Spanish Mass

Father Denny reads the scriptures in the Spanish mass.

From Quinceañeras and religious classes to wedding ceremonies and youth group oraciones [prayer], the rituals, hymns, and strong community that is fostered through Hispanic Sunday and Thursday Mass at St. Dominic’s lays the foundation for all other communal activities. This weekly practice of worship—characterized by prayer and animated by a feeling of communal interdependence and resilience—both nurtures and embodies the values that the Hispanic congregation strives to incorporate into all aspects of religious life. 

Photograph of Chapel and Large Screen

View of the Chapel along with the projection screen heavily feature in mass. A alternative to prayer book that is being adopted by many churches including St. Dominics. Prayers and hymns are followed from these screens rather than books. 

According to Latino community members, this emphasis on collective response and engagement was also part of the reason St. Dominic’s began using a PowerPoint projector during the service. Instead of offering prayer books to Spanish congregants, worshipers followed along with prayers and hymns on the screen that hangs from the ceiling behind the choir, a practice which mimicked new norms in many Protestant, particularly Evangelical, churches.  As new songs were sung and new prayers recited, the screen was continually updated through a projector room located above the pulpit.

The congregation was engaged during the service, singing hymns and reading along with the priest and other congregation members during prayers. While being called upon to renew their Baptismal promises, for example, the community recited together in unison the phrase “sí creo” (Yes I believe), demonstrating both the shared focus and unity that this community values.  In the middle of the service, the congregants were also encouraged to “compartir la paz” (share a sign of peace) and shake hands with fellow church-goers not only in the aisle they were sitting in but throughout the church.  Both children and adults seemed to go out of their way to shake hands with other congregants, walking around the chapel to visit friends and “share a sign of peace.”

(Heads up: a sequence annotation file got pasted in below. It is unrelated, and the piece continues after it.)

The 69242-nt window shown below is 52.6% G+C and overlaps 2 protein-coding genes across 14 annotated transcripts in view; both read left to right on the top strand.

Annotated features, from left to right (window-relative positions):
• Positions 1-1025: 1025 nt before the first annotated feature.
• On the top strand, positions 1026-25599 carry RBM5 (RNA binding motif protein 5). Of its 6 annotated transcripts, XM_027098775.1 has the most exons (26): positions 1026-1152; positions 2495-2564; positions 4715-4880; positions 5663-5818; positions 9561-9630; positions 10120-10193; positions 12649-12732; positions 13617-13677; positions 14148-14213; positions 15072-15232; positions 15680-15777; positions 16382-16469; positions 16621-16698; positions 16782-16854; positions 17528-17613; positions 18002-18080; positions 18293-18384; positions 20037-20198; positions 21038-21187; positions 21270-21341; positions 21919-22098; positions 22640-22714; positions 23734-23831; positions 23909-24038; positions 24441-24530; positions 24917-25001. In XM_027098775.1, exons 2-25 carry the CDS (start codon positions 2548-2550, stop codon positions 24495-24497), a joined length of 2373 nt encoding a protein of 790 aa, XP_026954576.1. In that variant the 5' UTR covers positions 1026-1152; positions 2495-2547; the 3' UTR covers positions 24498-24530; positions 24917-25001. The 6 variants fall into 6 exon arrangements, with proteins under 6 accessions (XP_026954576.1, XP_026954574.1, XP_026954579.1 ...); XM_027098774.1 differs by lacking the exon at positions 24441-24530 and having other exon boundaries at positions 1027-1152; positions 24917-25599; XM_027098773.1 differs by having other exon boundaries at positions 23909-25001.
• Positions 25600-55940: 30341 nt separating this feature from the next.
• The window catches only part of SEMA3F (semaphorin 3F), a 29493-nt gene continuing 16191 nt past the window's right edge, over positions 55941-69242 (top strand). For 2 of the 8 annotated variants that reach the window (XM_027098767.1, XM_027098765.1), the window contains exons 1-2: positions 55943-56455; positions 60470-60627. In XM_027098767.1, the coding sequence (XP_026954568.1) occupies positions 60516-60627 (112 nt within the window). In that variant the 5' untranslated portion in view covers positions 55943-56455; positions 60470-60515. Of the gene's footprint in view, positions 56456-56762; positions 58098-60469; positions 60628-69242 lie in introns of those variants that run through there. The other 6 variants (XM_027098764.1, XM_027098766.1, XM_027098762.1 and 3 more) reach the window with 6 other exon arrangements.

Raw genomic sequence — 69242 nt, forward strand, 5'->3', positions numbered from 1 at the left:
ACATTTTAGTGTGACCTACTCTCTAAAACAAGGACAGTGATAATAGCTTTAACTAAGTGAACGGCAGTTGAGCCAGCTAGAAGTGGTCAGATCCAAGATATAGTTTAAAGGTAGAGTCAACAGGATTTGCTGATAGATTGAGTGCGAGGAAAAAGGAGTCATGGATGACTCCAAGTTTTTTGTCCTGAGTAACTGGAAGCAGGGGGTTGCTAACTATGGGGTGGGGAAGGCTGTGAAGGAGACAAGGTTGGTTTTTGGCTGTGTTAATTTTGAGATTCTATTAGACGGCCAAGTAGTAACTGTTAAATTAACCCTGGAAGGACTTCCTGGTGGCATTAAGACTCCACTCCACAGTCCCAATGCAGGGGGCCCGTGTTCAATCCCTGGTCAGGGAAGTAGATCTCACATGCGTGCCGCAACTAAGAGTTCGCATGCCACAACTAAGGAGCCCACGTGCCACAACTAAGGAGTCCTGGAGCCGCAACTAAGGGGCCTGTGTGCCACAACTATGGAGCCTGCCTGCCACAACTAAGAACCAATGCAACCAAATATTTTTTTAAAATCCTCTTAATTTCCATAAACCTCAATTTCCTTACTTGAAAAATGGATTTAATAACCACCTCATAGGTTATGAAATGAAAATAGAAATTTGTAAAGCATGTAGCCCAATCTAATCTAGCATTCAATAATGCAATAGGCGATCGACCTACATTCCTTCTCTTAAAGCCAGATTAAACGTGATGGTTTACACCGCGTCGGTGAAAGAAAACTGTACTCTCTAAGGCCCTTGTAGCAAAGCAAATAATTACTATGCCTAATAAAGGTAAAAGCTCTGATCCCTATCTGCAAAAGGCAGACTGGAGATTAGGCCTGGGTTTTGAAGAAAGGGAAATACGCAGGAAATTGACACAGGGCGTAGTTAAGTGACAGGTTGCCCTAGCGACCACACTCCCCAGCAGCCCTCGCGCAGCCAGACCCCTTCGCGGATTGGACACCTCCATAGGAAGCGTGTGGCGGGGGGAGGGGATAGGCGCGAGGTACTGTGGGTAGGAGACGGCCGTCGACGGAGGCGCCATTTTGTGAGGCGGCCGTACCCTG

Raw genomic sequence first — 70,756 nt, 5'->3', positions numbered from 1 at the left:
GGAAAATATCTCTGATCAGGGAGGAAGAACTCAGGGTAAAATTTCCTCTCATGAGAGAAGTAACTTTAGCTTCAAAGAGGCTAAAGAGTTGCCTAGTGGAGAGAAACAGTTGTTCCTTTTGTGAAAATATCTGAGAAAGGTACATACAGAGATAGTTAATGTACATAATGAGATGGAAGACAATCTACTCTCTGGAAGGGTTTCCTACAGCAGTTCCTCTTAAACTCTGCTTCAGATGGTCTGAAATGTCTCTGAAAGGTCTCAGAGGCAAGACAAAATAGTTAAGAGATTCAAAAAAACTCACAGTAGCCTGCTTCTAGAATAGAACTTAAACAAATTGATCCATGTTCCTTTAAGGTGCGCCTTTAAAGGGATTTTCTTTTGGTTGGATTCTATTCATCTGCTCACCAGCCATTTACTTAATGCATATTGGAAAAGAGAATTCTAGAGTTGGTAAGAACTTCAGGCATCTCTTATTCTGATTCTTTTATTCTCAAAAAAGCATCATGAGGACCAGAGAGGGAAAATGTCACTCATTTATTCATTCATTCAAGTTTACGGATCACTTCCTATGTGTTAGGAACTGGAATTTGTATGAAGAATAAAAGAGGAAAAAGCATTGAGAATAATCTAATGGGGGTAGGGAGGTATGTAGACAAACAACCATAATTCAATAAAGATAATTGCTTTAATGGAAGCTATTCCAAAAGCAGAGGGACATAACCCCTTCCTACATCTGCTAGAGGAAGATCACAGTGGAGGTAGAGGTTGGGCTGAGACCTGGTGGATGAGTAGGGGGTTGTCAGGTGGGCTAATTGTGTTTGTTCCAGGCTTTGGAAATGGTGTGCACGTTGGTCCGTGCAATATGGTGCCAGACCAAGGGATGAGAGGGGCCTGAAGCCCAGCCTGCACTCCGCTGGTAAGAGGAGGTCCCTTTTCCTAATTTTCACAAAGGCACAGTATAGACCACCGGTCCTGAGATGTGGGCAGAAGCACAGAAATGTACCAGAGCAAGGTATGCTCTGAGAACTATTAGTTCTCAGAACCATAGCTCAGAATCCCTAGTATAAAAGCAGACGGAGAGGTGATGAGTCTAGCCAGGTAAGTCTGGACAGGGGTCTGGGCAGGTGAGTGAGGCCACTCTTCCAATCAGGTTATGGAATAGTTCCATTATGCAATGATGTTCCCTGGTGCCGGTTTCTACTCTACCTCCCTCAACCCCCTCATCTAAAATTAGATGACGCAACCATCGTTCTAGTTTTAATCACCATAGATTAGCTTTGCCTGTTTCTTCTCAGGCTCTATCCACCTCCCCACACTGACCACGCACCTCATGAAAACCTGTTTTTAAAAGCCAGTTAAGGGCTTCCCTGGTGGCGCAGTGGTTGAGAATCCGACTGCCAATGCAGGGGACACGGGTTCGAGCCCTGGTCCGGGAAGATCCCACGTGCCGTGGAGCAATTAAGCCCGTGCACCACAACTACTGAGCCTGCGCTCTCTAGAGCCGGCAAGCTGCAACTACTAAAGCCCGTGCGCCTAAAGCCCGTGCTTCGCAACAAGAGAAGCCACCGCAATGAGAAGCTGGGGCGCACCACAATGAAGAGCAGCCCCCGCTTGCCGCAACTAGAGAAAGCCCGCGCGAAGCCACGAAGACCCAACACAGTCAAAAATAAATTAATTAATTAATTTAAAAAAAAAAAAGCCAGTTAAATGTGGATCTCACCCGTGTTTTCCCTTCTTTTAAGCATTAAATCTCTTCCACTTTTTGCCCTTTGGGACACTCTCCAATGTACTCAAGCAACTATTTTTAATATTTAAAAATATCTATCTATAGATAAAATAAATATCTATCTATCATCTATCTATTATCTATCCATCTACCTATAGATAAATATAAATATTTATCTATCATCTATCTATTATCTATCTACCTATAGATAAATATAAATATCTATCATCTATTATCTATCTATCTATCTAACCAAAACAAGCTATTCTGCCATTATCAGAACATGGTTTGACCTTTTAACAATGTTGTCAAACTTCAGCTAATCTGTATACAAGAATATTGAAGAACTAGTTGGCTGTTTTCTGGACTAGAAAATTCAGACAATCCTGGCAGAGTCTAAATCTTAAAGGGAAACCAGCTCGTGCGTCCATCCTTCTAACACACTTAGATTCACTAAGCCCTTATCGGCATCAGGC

There was also time for personal reflection during the service. Norma, a devout mother of three, described her experience in the service:

“I like the moment when the pastor says the prayers over the bread and the wine.  I like it because the silence makes you think.  I like that moment or prayer… But the songs are also beautiful.  I close my eyes and I am pensive… it is a beautiful experience.  When I hear each word as they say them, how do I explain it, it is real, it raises you to a state of meditation or something like that…”2 

After the formal service had ended, Father Denny called up community members to make announcements, and the strong sense of community was further evident. As community members mounted the pulpit and spoke confidently into the microphone, they called on their fellow churchgoers for a variety of different causes: to help prepare for the Cinco de Mayo celebration at the Middle School, to participate in a rally for immigration reform in the Twin Cities, or to contribute to a Spanish library that some community members have created at the church.

  1. Norma Espinoza, interviewed by Sarah Goldman, May 9, 2014.